From a health standpoint, vegetables are an unbeatable food: naturally nutrient-rich; better tasting than a vitamin pill; low in calories; high in fiber and packed with disease-fighting phytonutrients. All types of vegetables can be nourishing and delicious.
To maximize your health with vegetables, nutrition experts suggest at least 3 to 5 servings per day – but why stop there? With so many ways to enjoy spring-time goodness, you could easily eat vegetables at breakfast, lunch, dinner and snacks. Here are a dozen daily ways to treat yourself to good health!
- Asparagus: Saute in olive oil with garlic and a hit of lemon zest for a refreshing and seasonal dish. Roasted asparagus is a great finger food for snacking on!
- Broccoli and cauliflower: Versatile and very healthful – eat them raw (with dip if you like) or cooked, in a salad or even a slaw.
- Carrots: Sweet, crunchy, good for your teeth, eyes and heart! Perfect raw (as a snack or salad) or cooked in a stew.
- Peppers: Green, red, yellow, orange or even purple! Enjoy peppers in a salad, stir-fry, or casserole or as a snack.
- Spinach: A salad of baby spinach leaves with pears or apples can turn anyone into a real spinach lover.
- Onions: The zesty onion family (scallions, leeks and garlic, too!) offer some powerful antioxidant nutrients.
- Beets: If you’ve never liked beets, try them in a new way – like roasted, grilled or lightly steamed in the microwave. They increase inflammation-fighting nitric oxide.
- Mushrooms: Just a mushroom or two adds rich flavor to a casserole, soup, stew, stir-fry or even a tossed green salad.
- Leaf and romaine lettuce: Rule of thumb for a healthy salad – the darker green or red the lettuce leaves, the more nutrients you get.
- Green beans: beans offer some fiber and a little bit of protein, along with vitamins and minerals.
- Tomatoes: Cooking increases the availability of some tomato nutrients – so enjoy sauce, paste or cooked tomatoes.
Many people don’t eat vegetables until dinner. Make a commit to your health – Check off the new ways you want to try to enjoy more veggies during the day:
Add vegetables at breakfast by:
Adding vegetables like spinach, mushrooms, onion, green or red peppers to an omelet
Add vegetables at lunch and snack by:
Try lettuce wrap or veggies bun
Lettuce wraps can be a part of several types of dishes, and are often used to make low-carb sandwiches and bunless burgers.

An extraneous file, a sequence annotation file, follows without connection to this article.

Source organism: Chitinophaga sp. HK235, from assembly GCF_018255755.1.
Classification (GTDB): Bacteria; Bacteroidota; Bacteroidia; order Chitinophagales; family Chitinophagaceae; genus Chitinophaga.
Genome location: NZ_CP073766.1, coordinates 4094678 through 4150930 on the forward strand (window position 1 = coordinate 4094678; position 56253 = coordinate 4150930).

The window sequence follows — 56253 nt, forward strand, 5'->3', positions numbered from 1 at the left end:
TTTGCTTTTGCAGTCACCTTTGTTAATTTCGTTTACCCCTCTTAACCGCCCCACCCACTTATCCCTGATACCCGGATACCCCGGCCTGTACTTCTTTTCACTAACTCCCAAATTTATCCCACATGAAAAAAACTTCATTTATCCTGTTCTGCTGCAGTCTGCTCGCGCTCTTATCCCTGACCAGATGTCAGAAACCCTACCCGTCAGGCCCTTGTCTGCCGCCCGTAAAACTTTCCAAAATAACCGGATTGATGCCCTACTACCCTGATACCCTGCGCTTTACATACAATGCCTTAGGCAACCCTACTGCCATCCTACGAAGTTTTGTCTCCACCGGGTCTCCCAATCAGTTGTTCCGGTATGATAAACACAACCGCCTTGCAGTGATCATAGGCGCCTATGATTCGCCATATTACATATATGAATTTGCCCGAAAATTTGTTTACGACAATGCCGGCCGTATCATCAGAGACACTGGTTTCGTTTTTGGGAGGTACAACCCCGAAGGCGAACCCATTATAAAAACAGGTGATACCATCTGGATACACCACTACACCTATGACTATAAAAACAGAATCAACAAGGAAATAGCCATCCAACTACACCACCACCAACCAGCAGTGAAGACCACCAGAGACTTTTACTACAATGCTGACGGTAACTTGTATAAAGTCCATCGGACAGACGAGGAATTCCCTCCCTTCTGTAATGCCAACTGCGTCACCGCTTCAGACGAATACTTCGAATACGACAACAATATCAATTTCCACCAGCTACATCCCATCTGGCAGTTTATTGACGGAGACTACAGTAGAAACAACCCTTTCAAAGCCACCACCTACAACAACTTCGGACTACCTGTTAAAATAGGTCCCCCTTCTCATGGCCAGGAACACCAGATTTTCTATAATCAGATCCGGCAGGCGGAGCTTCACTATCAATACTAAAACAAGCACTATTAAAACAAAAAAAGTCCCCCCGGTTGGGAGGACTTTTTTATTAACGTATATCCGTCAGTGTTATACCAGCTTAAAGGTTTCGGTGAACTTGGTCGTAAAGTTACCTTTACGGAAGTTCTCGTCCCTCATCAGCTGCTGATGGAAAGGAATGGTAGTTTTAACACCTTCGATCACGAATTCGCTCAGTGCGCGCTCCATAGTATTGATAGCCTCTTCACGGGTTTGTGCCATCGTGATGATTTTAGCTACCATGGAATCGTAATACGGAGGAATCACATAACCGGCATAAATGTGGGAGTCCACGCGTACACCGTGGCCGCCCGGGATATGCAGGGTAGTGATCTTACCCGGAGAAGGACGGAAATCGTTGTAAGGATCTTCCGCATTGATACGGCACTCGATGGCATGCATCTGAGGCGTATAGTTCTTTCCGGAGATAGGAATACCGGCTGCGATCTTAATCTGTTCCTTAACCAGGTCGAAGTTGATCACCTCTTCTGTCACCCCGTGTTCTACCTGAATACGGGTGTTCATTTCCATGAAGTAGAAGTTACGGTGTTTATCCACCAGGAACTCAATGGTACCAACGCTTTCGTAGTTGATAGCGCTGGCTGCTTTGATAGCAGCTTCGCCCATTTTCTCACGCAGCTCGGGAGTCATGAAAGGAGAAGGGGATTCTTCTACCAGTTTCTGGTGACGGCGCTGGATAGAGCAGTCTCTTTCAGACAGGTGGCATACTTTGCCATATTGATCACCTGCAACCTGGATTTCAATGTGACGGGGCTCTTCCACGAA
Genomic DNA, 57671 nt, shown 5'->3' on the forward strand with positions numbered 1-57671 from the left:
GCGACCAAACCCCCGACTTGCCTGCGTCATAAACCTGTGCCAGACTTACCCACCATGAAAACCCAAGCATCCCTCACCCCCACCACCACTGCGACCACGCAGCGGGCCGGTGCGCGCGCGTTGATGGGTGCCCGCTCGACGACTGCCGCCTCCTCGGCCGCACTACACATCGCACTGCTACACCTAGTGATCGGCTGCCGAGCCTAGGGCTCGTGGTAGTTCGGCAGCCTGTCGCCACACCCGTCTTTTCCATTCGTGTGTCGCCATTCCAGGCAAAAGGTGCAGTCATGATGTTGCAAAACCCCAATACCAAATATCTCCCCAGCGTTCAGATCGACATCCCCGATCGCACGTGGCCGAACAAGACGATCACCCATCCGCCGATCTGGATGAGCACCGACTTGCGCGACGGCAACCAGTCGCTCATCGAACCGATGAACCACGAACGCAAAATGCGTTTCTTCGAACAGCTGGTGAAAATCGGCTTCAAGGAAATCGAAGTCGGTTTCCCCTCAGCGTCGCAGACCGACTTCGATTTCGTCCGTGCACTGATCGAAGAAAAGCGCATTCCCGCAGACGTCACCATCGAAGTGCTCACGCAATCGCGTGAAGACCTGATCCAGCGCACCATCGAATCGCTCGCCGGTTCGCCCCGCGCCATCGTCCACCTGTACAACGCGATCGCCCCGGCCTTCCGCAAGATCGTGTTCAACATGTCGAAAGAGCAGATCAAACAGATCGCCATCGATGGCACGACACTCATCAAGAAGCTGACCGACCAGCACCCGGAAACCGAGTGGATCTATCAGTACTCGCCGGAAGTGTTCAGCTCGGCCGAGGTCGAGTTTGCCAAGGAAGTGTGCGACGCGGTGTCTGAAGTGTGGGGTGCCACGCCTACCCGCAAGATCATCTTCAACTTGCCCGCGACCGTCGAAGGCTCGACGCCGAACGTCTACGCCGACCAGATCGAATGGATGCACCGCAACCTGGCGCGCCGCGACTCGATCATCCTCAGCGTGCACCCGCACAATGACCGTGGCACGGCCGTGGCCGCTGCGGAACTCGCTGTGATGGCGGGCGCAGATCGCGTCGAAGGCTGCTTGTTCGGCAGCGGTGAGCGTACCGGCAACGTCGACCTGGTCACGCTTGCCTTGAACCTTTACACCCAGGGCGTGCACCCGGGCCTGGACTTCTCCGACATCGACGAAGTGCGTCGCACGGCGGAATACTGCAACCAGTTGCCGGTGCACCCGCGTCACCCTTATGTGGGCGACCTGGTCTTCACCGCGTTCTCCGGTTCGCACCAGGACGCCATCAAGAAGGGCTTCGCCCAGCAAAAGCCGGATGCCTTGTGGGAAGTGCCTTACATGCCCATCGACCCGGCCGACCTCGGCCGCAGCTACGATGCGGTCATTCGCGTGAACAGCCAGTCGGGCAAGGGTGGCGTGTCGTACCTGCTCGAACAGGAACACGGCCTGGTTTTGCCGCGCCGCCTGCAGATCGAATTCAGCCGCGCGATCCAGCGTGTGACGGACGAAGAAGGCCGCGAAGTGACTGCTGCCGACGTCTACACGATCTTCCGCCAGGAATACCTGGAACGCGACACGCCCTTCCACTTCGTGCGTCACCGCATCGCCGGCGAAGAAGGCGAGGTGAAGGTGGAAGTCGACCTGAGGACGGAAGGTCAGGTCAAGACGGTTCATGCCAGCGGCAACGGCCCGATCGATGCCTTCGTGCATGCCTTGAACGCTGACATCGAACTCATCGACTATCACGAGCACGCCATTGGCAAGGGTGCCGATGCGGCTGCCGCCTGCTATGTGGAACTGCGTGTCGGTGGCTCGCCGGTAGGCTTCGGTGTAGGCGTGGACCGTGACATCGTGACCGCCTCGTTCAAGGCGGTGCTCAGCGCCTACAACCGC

Additionally, many types of veggies, such as portobello mushroom caps, sliced sweet potatoes and sliced eggplant make excellent buns.
Make veggie smoothie – Smoothies make for a refreshing breakfast or snack.
Experiment with veggie noodles
Veggie noodles are easy to make, and a great way to get more veggies in your diet. They’re also an excellent low-carb substitute for high-carb foods, such as pasta.
They are made by inserting vegetables into a spiralizer, which processes them into noodle-like shapes. Try zucchini, squash, sweet potato or carrots.
Try zucchini lasagna
Traditional lasagna is a pasta-based dish made by layering lasagna noodles with sauce, cheese and meat. It’s tasty, but it’s also typically very high in carbs.
A great way to prepare this delicious dish so that it has a lower carb content and more nutrients is to replace the lasagna noodles with strips of zucchini.
Zucchini is a rich source of B vitamins and vitamin C, in addition to trace minerals and fiber.
Make cauliflower rice
Cauliflower rice is significantly lower in carbs than regular rice, with only 5 grams of carbs per cup, compared to 45 grams in a cup (158 grams) of rice.
Additionally, cauliflower is significantly higher in nutrients than rice. It is particularly high in vitamin C, vitamin K, folate and potassium.
Add a bag of sugar snap peas, carrots, peppers, celery and/or zucchini sticks to your snack
Add extra vegetables to soup
Choose kale chips or nori instead of potato chips
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